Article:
BAKING BREAD FOR PEACE WITH GREENHAM GRANNY: An interview with Caroline Goldie
Ahead of Club des Femmes’ Bringing Greenham Home weekend 23-24 January at the Rio cinema, we asked director Caroline Goldie about her memories of Nell Logan, the experience of shooting her first film and how it all kicked off in Leipzig.
CdF: What prompted you to make a film about Nell Logan (Greenham Granny)?
CG: I had long been fascinated by the Women’s Peace Camp and the activities at Greenham Common but was living abroad in the early 80s as a mother of two young children, so was unable to be actively involved. I met Nell by chance when she was on holiday in Mallorca and was totally fascinated by this granny-like figure who was still climbing over fences, facing guard dogs and fighting enthusiastically for her ideals at an age where most people have long given up active political struggle. Suddenly I had the idea of contributing to the Greenham cause in an indirect way, by making a documentary about Nell.
CdF: How easy was it to gain access to the camp and find out about the women’s lives and activities?
CG: I only went to the Women’s Peace Camp with Nell and everyone I met was very supportive of our film project.
CdF: What did you shoot the film on?
CG: It was an extremely low-budget film shot on 16mm film. I had a Greater London Arts Association grant of £5,000 to make the film and that only just covered the material, development and print costs. The shooting ratio was less than 2:1, we were a small team and the editor was the only one on the team paid a token amount for her several weeks of work, so it was a real labour of love. I was incredibly lucky to have free access to Stanley Foreman’s archive for much of the archive film material.
CdF: Do you have a favourite moment in the film?
CG: That’s difficult to answer… one image that stays in my mind after all these years is Nell baking bread rolls for women at the Peace Camp and marking them with the peace sign.
CdF: Did you show the film at Greenham?
CG: Unfortunately I lived too far away and didn’t have the means to organise a large screening but Nell subsequently showed the film on video to some of the women at private screenings.
CdF: How was the film received by audiences in the UK?
CG: Since I’ve lived in Berlin since 1986 I’m not sure how many people actually saw the film in the UK. I really hoped to sell it to Channel 4 but that didn’t happen. I found a British distributor for the film – Circles - but was not present myself at any UK screenings. To be honest I don’t think there were many! However the film was invited to various international film festivals where it was always very well received.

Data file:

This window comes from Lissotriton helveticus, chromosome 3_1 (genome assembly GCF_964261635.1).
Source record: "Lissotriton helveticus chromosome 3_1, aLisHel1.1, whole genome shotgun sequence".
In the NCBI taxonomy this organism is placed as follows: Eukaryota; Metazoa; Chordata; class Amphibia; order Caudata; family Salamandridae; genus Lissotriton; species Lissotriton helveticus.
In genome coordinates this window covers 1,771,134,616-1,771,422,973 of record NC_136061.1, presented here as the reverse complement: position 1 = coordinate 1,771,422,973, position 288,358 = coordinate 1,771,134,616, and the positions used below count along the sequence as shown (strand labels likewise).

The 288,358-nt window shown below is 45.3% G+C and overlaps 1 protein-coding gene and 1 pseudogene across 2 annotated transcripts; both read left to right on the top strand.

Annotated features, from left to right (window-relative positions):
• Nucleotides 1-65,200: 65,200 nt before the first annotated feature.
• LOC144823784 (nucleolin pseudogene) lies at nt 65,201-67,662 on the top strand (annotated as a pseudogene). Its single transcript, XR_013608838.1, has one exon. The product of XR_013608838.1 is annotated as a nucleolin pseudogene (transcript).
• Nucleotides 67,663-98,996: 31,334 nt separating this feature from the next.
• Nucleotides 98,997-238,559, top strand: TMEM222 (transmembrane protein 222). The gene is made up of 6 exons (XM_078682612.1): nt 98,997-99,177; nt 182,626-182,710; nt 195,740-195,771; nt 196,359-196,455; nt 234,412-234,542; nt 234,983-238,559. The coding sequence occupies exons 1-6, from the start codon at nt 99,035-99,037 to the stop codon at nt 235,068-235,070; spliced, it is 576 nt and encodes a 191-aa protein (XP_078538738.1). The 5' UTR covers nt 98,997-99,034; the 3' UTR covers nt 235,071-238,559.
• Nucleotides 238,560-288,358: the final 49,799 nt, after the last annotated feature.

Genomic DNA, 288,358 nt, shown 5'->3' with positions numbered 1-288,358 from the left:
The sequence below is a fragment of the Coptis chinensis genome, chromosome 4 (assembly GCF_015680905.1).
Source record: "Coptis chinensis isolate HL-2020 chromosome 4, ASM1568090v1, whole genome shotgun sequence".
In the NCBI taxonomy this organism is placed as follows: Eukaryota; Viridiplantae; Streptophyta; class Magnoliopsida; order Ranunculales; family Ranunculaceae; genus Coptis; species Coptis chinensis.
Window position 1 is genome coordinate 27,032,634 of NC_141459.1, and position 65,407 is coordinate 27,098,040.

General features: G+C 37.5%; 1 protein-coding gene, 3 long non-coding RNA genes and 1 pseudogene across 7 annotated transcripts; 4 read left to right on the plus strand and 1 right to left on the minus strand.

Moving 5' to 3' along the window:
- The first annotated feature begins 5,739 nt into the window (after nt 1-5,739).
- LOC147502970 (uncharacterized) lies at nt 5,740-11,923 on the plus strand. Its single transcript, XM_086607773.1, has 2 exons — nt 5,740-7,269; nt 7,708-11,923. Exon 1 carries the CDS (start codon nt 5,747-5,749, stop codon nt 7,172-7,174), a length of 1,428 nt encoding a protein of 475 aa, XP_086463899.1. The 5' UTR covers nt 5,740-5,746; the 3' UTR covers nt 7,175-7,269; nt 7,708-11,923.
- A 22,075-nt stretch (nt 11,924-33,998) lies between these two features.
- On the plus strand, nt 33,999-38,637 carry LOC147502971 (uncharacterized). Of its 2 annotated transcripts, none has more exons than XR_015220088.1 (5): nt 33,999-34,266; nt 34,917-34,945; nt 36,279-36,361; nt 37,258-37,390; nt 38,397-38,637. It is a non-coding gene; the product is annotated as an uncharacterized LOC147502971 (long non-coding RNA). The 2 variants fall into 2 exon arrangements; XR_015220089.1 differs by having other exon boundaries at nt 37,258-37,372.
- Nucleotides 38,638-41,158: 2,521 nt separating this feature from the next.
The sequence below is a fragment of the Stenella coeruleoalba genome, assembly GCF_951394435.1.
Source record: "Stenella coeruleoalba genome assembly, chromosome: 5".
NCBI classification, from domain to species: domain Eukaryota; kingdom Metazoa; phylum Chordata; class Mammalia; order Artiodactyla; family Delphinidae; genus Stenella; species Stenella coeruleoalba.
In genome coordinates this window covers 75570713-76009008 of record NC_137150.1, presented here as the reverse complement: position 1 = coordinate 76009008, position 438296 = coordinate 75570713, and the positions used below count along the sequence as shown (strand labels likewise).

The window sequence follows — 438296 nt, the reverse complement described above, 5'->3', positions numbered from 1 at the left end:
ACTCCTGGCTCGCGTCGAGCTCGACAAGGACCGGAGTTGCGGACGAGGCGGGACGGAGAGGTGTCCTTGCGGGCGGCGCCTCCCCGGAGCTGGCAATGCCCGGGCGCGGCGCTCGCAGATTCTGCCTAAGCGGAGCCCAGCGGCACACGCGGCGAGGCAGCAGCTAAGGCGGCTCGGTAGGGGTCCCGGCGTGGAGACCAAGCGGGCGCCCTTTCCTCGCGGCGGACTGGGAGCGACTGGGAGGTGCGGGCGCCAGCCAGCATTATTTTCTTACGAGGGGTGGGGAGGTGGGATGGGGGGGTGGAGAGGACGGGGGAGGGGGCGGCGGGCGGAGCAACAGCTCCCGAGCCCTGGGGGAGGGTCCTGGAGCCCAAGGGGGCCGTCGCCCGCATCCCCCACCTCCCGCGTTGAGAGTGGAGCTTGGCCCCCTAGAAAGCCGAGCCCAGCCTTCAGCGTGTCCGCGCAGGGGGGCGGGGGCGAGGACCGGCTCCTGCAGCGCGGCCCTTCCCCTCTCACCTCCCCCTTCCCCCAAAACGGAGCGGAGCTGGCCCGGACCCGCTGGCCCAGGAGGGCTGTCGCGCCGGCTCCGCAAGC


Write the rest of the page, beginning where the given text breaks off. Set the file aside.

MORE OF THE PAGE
CdF: In preparation for our weekend, we have been struck by the fact that so many women have been touched by Greenham (whether they were at the camp or not) and have their own Greenham stories. Did the experience of making the film have a lasting impact on you personally/politically and your filmmaking?
CG: It was my first film as a director and its first public screening was at the Leipzig Documentary Film Festival in November 1986 in an enormous cinema with 2000 spectators – an amazing experience after only having seen the film in the editing room. Nell (and the film) received a standing ovation and we ended up winning the World Peace Prize at Leipzig. This was three years before the Berlin Wall fell and I know that some of the officials in Leipzig really loved Nell because she so sympathised with the Soviet Union, but I think most people in the audience were simply inspired by her story and that was what was important to me. Since ‘Greenham Granny’ I’ve made many films, either portraits or human-interest stories and mainly for German television. My aim is always to tell an inspiring human story, which might motivate people to some kind of action.
Carry Greenham Home
directed by Beeban Kidron, Amanda Richardson
Velvet fist in iron glove - Greenham Common Women's Peace formed in 1981 to protest the Government’s decision to allow cruise missiles to be based in Berkshire. In April 1983, tens of thousands of women came together to form a 14-mile human chain.